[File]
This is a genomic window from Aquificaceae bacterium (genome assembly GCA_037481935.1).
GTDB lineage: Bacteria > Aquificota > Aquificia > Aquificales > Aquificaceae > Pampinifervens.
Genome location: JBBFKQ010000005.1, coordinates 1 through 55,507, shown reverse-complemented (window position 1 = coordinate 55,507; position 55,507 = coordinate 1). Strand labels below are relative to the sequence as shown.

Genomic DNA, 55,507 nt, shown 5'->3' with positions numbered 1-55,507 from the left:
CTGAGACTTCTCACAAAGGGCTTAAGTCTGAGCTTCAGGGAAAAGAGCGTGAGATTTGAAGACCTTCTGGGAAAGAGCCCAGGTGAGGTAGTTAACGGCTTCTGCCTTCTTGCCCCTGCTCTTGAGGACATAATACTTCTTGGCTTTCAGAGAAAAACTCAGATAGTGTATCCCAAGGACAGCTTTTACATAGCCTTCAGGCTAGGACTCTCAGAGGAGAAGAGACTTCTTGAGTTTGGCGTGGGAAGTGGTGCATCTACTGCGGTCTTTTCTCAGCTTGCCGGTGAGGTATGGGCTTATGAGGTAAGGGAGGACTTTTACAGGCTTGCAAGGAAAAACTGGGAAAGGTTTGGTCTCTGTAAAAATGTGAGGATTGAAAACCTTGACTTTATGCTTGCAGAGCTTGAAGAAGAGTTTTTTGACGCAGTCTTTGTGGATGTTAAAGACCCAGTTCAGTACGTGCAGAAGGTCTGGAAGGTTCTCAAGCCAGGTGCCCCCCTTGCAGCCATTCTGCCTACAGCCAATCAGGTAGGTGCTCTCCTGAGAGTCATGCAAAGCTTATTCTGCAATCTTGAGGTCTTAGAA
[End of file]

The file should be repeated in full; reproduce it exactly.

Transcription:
This is a genomic window from Aquificaceae bacterium (genome assembly GCA_037481935.1).
GTDB lineage: Bacteria > Aquificota > Aquificia > Aquificales > Aquificaceae > Pampinifervens.
Genome location: JBBFKQ010000005.1, coordinates 1 through 55,507, shown reverse-complemented (window position 1 = coordinate 55,507; position 55,507 = coordinate 1). Strand labels below are relative to the sequence as shown.

Genomic DNA, 55,507 nt, shown 5'->3' with positions numbered 1-55,507 from the left:
CTGAGACTTCTCACAAAGGGCTTAAGTCTGAGCTTCAGGGAAAAGAGCGTGAGATTTGAAGACCTTCTGGGAAAGAGCCCAGGTGAGGTAGTTAACGGCTTCTGCCTTCTTGCCCCTGCTCTTGAGGACATAATACTTCTTGGCTTTCAGAGAAAAACTCAGATAGTGTATCCCAAGGACAGCTTTTACATAGCCTTCAGGCTAGGACTCTCAGAGGAGAAGAGACTTCTTGAGTTTGGCGTGGGAAGTGGTGCATCTACTGCGGTCTTTTCTCAGCTTGCCGGTGAGGTATGGGCTTATGAGGTAAGGGAGGACTTTTACAGGCTTGCAAGGAAAAACTGGGAAAGGTTTGGTCTCTGTAAAAATGTGAGGATTGAAAACCTTGACTTTATGCTTGCAGAGCTTGAAGAAGAGTTTTTTGACGCAGTCTTTGTGGATGTTAAAGACCCAGTTCAGTACGTGCAGAAGGTCTGGAAGGTTCTCAAGCCAGGTGCCCCCCTTGCAGCCATTCTGCCTACAGCCAATCAGGTAGGTGCTCTCCTGAGAGTCATGCAAAGCTTATTCTGCAATCTTGAGGTCTTAGAA